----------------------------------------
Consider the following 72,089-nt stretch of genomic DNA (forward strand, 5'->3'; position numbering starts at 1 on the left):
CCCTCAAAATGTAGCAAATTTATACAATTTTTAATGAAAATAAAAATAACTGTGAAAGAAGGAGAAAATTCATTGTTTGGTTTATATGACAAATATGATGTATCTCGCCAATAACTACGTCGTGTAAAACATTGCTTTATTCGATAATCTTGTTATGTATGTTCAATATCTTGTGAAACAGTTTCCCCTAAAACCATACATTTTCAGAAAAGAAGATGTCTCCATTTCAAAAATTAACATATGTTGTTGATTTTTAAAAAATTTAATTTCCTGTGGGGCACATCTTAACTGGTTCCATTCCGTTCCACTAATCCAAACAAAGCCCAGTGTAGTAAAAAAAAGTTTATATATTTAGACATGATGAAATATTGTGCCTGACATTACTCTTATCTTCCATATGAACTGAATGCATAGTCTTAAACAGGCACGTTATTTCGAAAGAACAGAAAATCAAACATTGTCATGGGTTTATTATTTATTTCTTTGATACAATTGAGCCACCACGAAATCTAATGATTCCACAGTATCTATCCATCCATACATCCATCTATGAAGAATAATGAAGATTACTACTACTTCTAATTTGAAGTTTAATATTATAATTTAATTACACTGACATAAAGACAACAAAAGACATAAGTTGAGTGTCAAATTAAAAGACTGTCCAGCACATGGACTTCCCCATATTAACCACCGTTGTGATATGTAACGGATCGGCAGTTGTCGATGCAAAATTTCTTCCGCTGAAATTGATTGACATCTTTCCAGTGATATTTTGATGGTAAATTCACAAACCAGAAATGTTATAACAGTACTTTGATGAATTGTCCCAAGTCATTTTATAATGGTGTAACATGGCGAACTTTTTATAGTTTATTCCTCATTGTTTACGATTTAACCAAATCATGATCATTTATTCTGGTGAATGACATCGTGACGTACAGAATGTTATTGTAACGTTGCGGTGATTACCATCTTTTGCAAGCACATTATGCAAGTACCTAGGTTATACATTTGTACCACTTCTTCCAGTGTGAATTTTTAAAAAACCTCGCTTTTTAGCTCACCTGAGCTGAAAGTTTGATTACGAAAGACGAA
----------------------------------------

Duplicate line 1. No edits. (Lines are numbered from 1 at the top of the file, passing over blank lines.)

Consider the following 72,089-nt stretch of genomic DNA (forward strand, 5'->3'; position numbering starts at 1 on the left):